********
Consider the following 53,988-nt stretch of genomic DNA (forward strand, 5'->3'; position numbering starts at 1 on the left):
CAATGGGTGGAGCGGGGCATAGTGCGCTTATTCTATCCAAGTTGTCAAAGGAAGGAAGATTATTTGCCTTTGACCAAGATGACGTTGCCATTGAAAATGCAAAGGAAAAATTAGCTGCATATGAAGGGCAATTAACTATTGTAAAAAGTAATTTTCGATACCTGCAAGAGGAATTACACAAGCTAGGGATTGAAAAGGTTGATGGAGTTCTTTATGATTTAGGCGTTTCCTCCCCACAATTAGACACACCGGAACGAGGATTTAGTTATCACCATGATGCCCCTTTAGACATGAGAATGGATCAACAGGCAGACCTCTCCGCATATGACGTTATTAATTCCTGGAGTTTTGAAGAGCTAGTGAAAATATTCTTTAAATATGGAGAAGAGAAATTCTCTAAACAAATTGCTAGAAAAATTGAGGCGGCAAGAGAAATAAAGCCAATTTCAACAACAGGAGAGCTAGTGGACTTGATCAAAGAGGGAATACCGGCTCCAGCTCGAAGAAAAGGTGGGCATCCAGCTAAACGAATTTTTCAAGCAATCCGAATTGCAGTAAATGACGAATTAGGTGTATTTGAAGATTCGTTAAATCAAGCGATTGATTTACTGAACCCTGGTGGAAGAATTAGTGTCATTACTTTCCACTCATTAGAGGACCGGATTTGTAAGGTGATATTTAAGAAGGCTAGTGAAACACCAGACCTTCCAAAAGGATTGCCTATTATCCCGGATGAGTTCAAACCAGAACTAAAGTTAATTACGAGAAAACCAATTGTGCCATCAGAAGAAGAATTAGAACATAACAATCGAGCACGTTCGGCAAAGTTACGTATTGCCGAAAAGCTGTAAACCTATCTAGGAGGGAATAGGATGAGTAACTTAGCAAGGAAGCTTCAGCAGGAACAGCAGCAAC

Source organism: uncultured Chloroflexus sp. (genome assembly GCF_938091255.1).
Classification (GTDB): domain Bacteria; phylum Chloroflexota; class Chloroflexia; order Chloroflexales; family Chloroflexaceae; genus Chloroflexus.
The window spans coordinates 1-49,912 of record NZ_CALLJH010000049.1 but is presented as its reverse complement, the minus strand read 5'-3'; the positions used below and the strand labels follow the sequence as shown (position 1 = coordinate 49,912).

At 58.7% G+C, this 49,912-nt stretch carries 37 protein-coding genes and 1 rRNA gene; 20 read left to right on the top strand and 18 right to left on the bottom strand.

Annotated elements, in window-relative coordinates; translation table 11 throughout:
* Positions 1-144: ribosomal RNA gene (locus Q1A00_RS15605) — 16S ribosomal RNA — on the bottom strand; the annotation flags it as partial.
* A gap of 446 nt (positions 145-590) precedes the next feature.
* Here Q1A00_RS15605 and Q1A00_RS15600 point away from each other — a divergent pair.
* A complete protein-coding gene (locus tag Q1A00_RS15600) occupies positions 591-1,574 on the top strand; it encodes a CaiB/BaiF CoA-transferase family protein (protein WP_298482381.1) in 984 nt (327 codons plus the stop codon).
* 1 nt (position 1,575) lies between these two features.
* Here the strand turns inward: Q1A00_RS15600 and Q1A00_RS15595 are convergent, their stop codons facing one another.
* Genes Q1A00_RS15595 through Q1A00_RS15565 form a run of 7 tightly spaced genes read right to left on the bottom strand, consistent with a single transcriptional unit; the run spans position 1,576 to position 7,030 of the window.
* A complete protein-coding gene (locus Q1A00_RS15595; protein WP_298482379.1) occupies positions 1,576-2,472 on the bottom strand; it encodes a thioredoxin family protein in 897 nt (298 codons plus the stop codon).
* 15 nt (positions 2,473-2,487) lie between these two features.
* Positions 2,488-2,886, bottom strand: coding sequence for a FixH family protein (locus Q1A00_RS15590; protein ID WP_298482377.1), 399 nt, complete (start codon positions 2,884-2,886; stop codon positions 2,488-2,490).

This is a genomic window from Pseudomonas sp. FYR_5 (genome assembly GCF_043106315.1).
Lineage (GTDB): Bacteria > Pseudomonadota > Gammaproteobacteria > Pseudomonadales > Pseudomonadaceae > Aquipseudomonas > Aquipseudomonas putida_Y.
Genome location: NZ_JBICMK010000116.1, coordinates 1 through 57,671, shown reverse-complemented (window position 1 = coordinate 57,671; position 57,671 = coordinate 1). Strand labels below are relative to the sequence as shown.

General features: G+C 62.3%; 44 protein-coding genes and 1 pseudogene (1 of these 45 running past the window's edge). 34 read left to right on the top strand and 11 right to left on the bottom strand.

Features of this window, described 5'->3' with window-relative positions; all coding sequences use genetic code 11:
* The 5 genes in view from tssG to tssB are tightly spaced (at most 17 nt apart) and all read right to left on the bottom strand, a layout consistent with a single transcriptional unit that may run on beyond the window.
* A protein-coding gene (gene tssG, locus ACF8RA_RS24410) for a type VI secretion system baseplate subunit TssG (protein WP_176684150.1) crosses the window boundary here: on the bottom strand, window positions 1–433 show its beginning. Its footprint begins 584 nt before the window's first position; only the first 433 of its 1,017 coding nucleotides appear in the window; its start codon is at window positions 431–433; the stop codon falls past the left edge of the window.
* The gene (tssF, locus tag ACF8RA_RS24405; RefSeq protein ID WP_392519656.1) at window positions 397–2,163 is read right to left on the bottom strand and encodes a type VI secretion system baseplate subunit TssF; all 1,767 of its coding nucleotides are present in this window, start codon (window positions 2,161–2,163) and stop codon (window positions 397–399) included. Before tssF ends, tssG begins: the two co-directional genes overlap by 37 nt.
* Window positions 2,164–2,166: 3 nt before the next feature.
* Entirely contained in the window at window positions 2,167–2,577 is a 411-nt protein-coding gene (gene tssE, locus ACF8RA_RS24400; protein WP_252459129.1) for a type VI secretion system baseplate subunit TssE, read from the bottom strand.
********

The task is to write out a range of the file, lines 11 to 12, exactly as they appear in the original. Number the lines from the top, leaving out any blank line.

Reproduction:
* A complete protein-coding gene (locus tag Q1A00_RS15600) occupies positions 591-1,574 on the top strand; it encodes a CaiB/BaiF CoA-transferase family protein (protein WP_298482381.1) in 984 nt (327 codons plus the stop codon).
* 1 nt (position 1,575) lies between these two features.